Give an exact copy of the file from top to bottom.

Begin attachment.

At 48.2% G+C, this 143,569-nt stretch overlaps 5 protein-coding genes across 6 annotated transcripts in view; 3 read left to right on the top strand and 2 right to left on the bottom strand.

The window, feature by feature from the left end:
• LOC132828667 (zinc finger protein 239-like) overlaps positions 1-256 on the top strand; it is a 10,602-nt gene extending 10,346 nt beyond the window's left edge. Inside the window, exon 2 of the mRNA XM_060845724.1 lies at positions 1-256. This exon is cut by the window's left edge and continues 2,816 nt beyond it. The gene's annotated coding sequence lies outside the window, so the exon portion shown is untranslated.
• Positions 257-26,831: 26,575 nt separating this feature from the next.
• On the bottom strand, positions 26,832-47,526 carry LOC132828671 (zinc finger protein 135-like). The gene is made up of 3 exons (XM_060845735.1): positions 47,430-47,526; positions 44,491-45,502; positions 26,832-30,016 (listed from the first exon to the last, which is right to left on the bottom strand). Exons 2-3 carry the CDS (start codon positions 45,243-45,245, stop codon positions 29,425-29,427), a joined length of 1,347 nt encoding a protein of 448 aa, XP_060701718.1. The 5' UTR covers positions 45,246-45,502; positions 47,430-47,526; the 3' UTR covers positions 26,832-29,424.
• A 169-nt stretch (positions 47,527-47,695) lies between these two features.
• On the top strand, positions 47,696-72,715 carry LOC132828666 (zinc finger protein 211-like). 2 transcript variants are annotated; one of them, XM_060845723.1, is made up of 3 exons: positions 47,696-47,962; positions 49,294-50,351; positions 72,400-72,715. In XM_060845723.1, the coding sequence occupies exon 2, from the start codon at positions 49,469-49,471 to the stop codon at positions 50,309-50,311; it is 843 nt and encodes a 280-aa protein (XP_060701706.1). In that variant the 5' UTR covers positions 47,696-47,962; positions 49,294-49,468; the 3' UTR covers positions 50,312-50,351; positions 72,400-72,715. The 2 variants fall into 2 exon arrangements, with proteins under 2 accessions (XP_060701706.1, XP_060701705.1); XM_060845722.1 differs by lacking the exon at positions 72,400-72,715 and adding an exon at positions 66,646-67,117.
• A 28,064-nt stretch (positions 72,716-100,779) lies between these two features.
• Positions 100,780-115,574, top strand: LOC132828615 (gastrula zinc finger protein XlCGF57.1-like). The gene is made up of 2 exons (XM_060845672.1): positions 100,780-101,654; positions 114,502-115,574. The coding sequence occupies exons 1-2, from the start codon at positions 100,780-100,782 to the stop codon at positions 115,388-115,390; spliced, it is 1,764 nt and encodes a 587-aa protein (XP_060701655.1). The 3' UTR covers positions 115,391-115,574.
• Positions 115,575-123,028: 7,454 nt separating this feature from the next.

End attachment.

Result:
At 48.2% G+C, this 143,569-nt stretch overlaps 5 protein-coding genes across 6 annotated transcripts in view; 3 read left to right on the top strand and 2 right to left on the bottom strand.

The window, feature by feature from the left end:
• LOC132828667 (zinc finger protein 239-like) overlaps positions 1-256 on the top strand; it is a 10,602-nt gene extending 10,346 nt beyond the window's left edge. Inside the window, exon 2 of the mRNA XM_060845724.1 lies at positions 1-256. This exon is cut by the window's left edge and continues 2,816 nt beyond it. The gene's annotated coding sequence lies outside the window, so the exon portion shown is untranslated.
• Positions 257-26,831: 26,575 nt separating this feature from the next.
• On the bottom strand, positions 26,832-47,526 carry LOC132828671 (zinc finger protein 135-like). The gene is made up of 3 exons (XM_060845735.1): positions 47,430-47,526; positions 44,491-45,502; positions 26,832-30,016 (listed from the first exon to the last, which is right to left on the bottom strand). Exons 2-3 carry the CDS (start codon positions 45,243-45,245, stop codon positions 29,425-29,427), a joined length of 1,347 nt encoding a protein of 448 aa, XP_060701718.1. The 5' UTR covers positions 45,246-45,502; positions 47,430-47,526; the 3' UTR covers positions 26,832-29,424.
• A 169-nt stretch (positions 47,527-47,695) lies between these two features.
• On the top strand, positions 47,696-72,715 carry LOC132828666 (zinc finger protein 211-like). 2 transcript variants are annotated; one of them, XM_060845723.1, is made up of 3 exons: positions 47,696-47,962; positions 49,294-50,351; positions 72,400-72,715. In XM_060845723.1, the coding sequence occupies exon 2, from the start codon at positions 49,469-49,471 to the stop codon at positions 50,309-50,311; it is 843 nt and encodes a 280-aa protein (XP_060701706.1). In that variant the 5' UTR covers positions 47,696-47,962; positions 49,294-49,468; the 3' UTR covers positions 50,312-50,351; positions 72,400-72,715. The 2 variants fall into 2 exon arrangements, with proteins under 2 accessions (XP_060701706.1, XP_060701705.1); XM_060845722.1 differs by lacking the exon at positions 72,400-72,715 and adding an exon at positions 66,646-67,117.
• A 28,064-nt stretch (positions 72,716-100,779) lies between these two features.
• Positions 100,780-115,574, top strand: LOC132828615 (gastrula zinc finger protein XlCGF57.1-like). The gene is made up of 2 exons (XM_060845672.1): positions 100,780-101,654; positions 114,502-115,574. The coding sequence occupies exons 1-2, from the start codon at positions 100,780-100,782 to the stop codon at positions 115,388-115,390; spliced, it is 1,764 nt and encodes a 587-aa protein (XP_060701655.1). The 3' UTR covers positions 115,391-115,574.
• Positions 115,575-123,028: 7,454 nt separating this feature from the next.